There is no shortage of films that depict the injustice of social inequality but originality is scarce. With a large proportion of its population below the poverty line, it is noteworthy that a filmmaker from South Korea has produced a work that has attracted almost universal acclaim. Parasite (2019)generates a great deal of conversation but be warned: it is not a film for everyone, especially those averse to gory endings.
If you step back from the story’s twists and turns, the narrative premise is simple. A family of petty crooks living in abject poverty get lucky as, one by one, each tricks their way into being employed by the same heartlessly wealthy family in roles like tutor, driver, and housekeeper. The gullible family is easy to deceive, while the crooks manufacture various scenarios to their own advantage. The occupation of the luxurious home by the crooks adds a new meaning to the concept of home invasion. However, the plan comes un-stuck when they find a secret dungeon that leads to horrific consequences.
The film takes too much time in developing the central premise and various sub-plots, and more descriptive prose could be offered here about what actually happens. But that is not the point of the film. Director Joon-ho Bong paints an intricate portrait of the normalisation of poverty and class privilege, with both sets of family never questioning their place in South Korea’s social order. This acceptance and its destructiveness of the human spirit makes change impossible and condemns Korean society to moral bankruptcy.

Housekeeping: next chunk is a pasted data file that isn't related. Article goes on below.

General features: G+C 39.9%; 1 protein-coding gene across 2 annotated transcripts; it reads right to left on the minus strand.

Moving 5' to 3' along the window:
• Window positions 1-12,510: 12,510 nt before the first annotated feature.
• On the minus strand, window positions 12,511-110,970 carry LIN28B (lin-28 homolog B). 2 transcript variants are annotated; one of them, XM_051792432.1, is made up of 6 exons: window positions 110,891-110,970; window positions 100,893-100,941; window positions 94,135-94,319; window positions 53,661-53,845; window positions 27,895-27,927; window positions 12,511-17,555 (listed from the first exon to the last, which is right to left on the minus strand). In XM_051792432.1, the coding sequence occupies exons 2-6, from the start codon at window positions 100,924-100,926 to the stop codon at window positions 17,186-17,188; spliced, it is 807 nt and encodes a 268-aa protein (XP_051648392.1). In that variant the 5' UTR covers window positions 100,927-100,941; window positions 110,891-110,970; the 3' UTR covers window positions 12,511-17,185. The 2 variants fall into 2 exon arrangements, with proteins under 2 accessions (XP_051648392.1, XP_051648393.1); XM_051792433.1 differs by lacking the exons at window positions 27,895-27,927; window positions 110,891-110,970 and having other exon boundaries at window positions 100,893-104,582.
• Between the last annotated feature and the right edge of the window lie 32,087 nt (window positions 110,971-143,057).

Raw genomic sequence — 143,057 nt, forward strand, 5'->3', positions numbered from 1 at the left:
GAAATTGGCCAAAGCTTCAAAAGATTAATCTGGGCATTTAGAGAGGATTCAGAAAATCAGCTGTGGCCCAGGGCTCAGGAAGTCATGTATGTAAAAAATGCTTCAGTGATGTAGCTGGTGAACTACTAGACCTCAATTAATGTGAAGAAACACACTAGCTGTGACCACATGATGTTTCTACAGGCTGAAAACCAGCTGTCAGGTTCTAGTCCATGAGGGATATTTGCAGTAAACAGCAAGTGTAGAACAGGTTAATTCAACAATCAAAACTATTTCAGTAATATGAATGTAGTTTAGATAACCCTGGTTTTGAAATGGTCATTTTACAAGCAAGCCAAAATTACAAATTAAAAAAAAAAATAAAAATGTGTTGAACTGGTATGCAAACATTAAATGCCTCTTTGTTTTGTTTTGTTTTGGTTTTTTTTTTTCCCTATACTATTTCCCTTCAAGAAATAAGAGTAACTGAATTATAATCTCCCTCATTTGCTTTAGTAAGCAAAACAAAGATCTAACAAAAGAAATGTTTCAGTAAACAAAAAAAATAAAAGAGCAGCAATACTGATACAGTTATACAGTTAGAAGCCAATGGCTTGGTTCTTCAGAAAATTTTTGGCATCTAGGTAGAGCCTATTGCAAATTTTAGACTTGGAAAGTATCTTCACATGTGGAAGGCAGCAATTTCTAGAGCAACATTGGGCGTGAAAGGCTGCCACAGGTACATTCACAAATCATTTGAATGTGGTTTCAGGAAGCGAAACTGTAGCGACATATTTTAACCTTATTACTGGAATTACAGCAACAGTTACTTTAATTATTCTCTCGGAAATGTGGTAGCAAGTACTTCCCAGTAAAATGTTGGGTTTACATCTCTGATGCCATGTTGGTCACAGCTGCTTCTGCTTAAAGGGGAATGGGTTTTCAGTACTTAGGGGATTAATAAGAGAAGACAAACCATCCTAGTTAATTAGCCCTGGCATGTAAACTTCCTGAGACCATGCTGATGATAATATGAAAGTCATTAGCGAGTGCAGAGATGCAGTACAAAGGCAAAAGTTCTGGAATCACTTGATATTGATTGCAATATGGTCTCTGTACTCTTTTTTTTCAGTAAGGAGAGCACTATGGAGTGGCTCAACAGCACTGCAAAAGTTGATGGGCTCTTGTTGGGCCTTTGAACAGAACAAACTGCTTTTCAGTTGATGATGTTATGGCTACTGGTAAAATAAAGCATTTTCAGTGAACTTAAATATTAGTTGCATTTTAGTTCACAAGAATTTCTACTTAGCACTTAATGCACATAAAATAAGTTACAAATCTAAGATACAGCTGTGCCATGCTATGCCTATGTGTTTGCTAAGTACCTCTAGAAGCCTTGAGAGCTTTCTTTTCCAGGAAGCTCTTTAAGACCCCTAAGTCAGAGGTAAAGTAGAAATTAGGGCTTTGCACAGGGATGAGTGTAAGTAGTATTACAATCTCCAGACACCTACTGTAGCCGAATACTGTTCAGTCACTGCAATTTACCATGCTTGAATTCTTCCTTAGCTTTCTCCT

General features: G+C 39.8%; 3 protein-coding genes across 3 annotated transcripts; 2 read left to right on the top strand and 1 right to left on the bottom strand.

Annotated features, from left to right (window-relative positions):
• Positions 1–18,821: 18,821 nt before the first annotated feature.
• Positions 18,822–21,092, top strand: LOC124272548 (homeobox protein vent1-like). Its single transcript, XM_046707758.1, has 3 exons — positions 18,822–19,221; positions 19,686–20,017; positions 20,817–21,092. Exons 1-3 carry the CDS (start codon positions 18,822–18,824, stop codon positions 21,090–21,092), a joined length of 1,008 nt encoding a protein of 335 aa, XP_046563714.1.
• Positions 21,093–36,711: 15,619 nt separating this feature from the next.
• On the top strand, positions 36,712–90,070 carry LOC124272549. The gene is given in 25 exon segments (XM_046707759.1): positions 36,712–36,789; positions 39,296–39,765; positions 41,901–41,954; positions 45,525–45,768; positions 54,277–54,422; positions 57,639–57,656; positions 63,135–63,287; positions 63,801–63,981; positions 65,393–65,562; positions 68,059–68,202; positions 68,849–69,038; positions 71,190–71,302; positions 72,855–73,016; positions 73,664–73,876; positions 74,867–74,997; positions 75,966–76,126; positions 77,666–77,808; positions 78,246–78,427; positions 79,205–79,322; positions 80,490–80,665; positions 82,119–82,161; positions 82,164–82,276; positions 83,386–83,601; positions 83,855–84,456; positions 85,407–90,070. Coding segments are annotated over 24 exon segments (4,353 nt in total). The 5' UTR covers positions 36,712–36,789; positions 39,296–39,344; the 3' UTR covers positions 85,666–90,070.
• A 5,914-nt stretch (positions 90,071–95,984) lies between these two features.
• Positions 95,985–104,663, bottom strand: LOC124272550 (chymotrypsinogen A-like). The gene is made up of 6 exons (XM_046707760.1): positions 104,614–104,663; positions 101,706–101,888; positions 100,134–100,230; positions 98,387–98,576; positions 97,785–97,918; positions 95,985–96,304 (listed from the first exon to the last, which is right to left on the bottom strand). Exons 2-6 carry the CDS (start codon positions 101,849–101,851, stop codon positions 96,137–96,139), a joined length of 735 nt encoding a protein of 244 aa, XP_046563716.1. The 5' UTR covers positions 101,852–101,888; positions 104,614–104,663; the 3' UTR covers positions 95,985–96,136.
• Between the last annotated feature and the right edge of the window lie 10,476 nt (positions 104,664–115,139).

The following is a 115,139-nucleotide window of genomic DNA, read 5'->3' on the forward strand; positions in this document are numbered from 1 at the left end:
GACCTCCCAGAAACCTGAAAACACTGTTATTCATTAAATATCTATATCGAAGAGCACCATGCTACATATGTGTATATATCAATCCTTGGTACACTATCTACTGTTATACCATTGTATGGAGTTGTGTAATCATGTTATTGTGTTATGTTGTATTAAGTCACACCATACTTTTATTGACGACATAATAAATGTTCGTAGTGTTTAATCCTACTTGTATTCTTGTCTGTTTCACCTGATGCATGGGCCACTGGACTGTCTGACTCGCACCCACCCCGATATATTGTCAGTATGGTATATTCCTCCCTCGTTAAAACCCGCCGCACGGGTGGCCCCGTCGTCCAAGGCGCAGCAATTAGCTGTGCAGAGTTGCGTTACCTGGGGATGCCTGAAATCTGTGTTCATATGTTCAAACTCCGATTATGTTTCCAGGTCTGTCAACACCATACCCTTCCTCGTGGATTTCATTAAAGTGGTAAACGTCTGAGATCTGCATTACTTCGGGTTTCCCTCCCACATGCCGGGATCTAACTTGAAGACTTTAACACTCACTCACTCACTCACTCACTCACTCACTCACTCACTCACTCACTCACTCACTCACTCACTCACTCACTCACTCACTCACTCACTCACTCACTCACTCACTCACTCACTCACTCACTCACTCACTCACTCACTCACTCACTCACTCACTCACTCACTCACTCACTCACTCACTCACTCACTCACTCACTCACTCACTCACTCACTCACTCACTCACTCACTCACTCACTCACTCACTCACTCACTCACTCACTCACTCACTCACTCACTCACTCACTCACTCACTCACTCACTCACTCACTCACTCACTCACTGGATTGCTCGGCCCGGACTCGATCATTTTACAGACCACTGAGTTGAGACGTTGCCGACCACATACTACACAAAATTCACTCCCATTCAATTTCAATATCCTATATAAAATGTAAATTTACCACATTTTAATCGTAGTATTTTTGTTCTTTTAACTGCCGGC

There is more to this film than political discourse. As a black comedy, it is sprinkled with funny although improbable moments and the filming style expresses the polemic in obvious ways. Juxtaposing the world occupied by a smelly cramped underclass with the opulent world of the rich is low-hanging fruit. One can also find elements of magical fantasy, as it requires an unequivocal suspension of disbelief to accept that a family of losers can so easily dupe a family of high achievers. The acting tends towards wooden, and it is difficult to warm to any particular character. The film’s climax offers little other than an ambivalent balance between hope and nihilism, leaving viewers to decide which family are the parasites.
For many, the critical pendulum swings towards the ‘masterpiece’ label. But it is perhaps closer to reality to describe this as an original, engaging, and disturbing tale of endemic class tension, oppression, and helplessness. Although tenuous, the message has universal relevance.
Director: Joon-ho Bong
Stars: Kang-ho Song, Sun-kyun Lee, Yeo-jeong Jo